Apparently the Toronto Police Association had appealed the rule forcing police officers to wear name tags while working, and now has lost the appeal. The Toronto Police Association is the union that represents police officers working for the Toronto Police Services.
The union had argued that wearing name tags increased the chance that an officer would be harmed for their actions on the job. The problem for the union is that there’s no evidence that name tags make the situation worse for officers.
This is counter-intuitive. You would think that wearing a name tag would make an officer more vulnerable. And there have been cases of officers being assaulted or harassed while off-duty. The Winnipeg Police Service has reported many cases of this. But police in Winnipeg don’t wear name tags.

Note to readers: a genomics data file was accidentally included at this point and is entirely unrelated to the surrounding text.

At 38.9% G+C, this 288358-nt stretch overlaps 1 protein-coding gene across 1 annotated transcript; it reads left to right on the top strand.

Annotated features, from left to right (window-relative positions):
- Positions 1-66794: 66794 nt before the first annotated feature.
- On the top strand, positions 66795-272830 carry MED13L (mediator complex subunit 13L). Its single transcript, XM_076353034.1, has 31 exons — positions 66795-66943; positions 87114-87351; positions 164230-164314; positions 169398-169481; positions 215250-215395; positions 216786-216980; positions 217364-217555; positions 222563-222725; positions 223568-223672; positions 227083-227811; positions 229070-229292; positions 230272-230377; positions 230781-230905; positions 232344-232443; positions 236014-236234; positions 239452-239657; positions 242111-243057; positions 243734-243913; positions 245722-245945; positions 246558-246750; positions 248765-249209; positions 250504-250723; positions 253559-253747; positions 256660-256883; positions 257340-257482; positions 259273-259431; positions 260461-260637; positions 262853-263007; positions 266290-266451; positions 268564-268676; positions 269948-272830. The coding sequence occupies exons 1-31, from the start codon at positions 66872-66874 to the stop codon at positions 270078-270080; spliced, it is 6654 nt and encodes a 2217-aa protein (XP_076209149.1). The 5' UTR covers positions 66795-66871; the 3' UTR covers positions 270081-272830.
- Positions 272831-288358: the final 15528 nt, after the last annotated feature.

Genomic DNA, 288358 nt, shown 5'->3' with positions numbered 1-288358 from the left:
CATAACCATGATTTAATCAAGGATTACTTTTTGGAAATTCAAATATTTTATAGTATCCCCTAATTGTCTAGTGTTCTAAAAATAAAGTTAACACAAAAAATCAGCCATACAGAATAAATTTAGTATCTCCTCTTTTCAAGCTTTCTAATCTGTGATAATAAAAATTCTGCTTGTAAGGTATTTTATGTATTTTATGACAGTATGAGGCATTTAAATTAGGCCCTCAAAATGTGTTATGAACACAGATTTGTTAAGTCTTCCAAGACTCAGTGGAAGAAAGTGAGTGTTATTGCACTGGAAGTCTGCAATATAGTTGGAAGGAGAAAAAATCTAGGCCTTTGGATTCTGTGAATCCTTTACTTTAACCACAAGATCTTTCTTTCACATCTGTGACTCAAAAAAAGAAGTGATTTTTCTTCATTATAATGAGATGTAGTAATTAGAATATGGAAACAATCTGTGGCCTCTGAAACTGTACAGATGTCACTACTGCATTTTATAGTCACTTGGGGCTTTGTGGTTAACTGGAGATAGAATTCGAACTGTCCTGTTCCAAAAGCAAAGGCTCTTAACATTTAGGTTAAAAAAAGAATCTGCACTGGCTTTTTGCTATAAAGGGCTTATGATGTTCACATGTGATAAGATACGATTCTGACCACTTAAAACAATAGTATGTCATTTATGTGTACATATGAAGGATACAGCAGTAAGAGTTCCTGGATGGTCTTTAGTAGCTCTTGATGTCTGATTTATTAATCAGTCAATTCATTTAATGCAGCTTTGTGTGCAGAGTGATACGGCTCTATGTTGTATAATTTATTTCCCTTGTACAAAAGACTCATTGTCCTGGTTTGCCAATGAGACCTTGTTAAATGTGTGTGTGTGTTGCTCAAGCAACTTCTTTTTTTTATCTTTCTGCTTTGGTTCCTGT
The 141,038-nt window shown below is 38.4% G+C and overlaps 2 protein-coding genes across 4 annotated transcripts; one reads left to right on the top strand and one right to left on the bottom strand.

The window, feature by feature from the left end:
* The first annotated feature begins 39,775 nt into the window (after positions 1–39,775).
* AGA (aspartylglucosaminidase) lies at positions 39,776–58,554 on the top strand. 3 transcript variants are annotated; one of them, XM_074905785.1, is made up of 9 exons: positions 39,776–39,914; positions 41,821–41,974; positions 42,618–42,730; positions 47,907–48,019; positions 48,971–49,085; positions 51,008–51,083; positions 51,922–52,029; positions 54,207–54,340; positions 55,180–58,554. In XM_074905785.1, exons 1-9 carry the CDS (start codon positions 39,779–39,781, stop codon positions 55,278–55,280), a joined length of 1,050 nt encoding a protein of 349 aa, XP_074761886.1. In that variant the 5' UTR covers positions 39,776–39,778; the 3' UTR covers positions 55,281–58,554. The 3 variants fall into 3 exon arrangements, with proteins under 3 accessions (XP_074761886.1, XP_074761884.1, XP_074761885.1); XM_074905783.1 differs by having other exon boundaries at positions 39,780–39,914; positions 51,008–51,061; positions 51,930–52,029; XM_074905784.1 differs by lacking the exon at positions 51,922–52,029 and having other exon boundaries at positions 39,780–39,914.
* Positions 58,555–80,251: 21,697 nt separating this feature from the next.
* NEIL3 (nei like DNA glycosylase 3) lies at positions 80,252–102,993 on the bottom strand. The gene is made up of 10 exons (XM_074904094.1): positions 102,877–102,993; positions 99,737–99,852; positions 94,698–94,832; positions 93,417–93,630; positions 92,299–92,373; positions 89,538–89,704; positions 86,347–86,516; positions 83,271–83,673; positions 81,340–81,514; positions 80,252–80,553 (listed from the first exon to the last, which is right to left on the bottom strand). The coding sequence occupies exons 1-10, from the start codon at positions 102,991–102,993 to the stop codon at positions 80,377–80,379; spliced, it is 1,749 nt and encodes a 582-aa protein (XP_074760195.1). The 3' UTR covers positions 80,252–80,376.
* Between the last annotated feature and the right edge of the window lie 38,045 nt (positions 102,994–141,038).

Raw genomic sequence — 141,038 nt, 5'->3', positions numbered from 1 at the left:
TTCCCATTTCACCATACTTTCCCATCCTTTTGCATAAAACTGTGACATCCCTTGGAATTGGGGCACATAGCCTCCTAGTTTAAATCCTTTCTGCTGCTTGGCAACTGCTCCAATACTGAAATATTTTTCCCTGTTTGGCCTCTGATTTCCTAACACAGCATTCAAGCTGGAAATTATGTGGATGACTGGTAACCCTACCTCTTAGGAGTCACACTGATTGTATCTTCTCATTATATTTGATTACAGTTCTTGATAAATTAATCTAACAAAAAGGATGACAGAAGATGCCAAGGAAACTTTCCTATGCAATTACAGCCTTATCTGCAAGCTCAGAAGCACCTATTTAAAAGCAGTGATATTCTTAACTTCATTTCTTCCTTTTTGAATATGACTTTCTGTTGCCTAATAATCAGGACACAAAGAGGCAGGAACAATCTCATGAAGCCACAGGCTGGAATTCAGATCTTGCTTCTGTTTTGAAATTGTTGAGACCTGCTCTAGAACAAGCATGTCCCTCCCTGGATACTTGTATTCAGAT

Statistics supplied by the Toronto Police Services indicate that attacks on officers increased from 1,116 to 1,729 per year between 2003 and 2007, which sounds like a considerable increase. But during the same time the population of the City of Toronto increased, and there’s been a series of cases which have caused citizens to loose trust in the police force.
And you have to wonder exactly how much affect last summer’s G8/G20 fiasco, where the only reason that more police weren’t charged was an inability to identify the officers involved affected the ruling.
The union has a fiduciary duty to protect it’s members. But it also has a fiduciary duty to protect the public, and I wonder if the union isn’t wandering over the line with it’s opposition to name tags.
Wednesday February 2, 2011